Over the course of 2020-21 the City of Thompson and the Community Wellness and Public Safety Advisory Committee spearheaded a process of community engagement and research that culminated in this three-year Community Safety and Well-Being (CSWB) Plan facilitated by the Community Safety Knowledge Alliance (CSKA).   This work was initiated as a way to address concerning levels of crime and harm in the city and to strengthen community assets so that Thompson can be safer, healthier and more inclusive.  While the issues confronting Thompson are complex, long-standing and often multi-generational, the community benefits from strong, creative individuals and organizations committed to turning this around to make Thompson a safe and healthy place to live, work and visit.

Technology-enabled Community Mobilization in Remote Communities


This study will seek to identify potential technology solutions that might enable the Hub model of collaborative risk-driven community safety, together with its follow-on interventions at the individual and/or family level, to be established in remote communities that might otherwise not benefit from the Hub approach.

Review of the Manitoba Police Services Act

To ensure the Police Services Act (PSA) remains current with evolving standards and practices in policing and police governance, section 90 of the Act requires the Manitoba Minister of Justice to undertake a comprehensive review of the Act within a specified period. Following a competitive process, the Community Safety Knowledge Alliance (CSKA), a Canadian non-profit organization, was engaged to undertake this independent review.

Modernizing Police Leadership Competencies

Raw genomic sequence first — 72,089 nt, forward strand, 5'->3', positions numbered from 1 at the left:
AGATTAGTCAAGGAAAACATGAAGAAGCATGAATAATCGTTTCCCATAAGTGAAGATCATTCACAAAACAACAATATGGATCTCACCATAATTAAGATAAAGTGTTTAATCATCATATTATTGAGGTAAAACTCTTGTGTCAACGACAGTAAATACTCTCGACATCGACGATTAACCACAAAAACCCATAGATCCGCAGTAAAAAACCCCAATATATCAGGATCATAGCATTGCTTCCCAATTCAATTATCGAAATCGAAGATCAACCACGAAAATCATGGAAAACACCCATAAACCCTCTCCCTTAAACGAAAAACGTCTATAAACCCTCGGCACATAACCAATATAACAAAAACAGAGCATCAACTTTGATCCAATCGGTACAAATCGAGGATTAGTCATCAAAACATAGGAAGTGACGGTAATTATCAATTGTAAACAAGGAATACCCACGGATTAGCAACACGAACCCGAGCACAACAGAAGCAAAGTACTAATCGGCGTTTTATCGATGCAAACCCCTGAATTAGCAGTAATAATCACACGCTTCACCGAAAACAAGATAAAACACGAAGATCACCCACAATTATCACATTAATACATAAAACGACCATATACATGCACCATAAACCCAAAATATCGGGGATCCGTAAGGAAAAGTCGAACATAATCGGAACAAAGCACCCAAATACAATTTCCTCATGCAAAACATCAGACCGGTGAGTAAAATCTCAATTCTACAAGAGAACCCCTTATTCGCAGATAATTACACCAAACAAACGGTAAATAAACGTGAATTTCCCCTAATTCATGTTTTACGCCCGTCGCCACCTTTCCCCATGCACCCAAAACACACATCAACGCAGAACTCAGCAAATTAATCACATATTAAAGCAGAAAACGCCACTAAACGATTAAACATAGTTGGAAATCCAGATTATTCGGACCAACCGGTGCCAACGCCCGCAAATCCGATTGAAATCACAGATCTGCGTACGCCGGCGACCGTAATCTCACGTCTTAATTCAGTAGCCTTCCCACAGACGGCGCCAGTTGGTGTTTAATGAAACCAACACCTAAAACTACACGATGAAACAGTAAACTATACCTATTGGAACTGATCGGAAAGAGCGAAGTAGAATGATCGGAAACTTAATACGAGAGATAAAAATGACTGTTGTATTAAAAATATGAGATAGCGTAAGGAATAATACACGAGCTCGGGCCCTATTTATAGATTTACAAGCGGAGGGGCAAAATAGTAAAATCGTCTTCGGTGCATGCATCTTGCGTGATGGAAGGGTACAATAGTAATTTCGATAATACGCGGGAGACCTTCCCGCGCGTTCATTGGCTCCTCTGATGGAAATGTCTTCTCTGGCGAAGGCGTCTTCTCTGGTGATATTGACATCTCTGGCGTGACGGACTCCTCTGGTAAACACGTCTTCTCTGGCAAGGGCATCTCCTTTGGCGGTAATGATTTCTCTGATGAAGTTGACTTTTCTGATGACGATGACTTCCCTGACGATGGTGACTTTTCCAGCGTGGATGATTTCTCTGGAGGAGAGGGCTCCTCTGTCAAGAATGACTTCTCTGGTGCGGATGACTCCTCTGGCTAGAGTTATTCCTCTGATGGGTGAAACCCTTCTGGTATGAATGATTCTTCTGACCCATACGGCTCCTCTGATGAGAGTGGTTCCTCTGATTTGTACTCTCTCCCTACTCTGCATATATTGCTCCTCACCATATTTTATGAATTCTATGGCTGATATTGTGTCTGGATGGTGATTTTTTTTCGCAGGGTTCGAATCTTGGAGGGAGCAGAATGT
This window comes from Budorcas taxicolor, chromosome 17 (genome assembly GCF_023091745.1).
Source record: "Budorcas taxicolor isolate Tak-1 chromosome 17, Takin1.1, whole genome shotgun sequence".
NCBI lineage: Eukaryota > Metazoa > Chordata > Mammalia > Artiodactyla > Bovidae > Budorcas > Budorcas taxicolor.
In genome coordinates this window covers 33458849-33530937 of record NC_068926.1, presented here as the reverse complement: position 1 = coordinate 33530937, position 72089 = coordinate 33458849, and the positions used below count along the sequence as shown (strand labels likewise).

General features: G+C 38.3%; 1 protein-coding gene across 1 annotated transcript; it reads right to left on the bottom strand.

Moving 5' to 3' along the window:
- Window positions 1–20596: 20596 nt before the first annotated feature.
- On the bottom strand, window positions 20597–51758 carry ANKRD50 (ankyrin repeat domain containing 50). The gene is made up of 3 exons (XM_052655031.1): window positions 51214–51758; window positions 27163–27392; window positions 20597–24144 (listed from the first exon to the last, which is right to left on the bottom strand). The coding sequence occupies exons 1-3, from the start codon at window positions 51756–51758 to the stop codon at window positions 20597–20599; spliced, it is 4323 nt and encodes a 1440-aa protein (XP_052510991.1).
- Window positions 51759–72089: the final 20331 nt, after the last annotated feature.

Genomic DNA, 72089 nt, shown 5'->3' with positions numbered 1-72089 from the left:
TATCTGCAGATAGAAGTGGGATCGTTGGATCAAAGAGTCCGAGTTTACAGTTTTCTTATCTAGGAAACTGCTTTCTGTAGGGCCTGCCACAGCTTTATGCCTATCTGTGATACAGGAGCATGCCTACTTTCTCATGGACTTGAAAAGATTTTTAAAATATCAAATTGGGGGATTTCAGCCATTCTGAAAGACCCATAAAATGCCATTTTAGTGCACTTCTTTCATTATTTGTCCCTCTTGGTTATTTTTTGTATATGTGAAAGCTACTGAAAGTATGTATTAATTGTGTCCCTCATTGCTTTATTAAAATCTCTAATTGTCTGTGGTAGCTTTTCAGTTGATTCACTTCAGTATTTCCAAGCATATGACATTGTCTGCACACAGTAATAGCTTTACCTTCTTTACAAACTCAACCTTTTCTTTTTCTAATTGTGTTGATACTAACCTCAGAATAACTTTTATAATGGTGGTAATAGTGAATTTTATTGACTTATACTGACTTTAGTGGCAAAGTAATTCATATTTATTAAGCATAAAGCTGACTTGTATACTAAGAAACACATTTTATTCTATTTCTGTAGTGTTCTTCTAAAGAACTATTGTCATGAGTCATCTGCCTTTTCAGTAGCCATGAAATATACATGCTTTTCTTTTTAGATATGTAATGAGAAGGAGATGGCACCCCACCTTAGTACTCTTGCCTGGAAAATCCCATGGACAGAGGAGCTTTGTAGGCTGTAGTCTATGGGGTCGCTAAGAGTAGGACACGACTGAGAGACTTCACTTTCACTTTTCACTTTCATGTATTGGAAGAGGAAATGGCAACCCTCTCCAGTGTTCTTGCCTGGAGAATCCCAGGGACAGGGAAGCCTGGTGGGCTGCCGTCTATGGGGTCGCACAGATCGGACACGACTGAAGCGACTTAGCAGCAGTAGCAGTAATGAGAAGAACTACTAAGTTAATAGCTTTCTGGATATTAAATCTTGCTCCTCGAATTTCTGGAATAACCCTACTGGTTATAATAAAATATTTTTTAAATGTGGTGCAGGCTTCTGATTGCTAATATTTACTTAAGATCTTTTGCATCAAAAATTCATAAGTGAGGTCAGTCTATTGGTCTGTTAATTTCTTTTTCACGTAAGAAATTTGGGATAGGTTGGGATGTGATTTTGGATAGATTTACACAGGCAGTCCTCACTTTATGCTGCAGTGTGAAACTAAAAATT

The Canadian Police Knowledge Network in partnership with the Canadian Police College and the Canadian Association of Chiefs of Police launched a comprehensive research and consultation project including a subsequent report which assessed the current state of the competency- based management framework and tools utilized by various police agencies in Canada.  The project was launched in late 2019 and completed by the Community Safety Knowledge Alliance (CSKA) in March of 2020.

Police Leadership Competencies – Survey

Under the direction of the CPKN National Advisory Committee’s Competency Sub-Committee and the Canadian Police College, the Community Safety Knowledge Alliance (CSKA) undertook a short study to ascertain the purposes for which competencies are currently being used, what model or derivative thereof are in use, and the degree of satisfaction organizations have with their current model.  The organizations are looking to provide a competency framework that will be consistent across CPC leadership development initiatives.

Revealing the Names of Homicide Victims: Understanding the Issues


A comprehensive review and subsequent report titled “Revealing the Names of Homicide Victims: Understanding the Issues”, was launched in early 2019 and completed by the Community Safety Knowledge Alliance (CSKA) in April, at the request of Edmonton Police Service Chief Dale McFee.

Re-integration of High Risk Violent Offending Youth into Remote Communities


This project seeks to identify innovative solutions to improving the efficacy of the re-integration into remote communities of high-risk violent young offenders under the Intensive Rehabilitative Custody and Supervision (IRCS) program.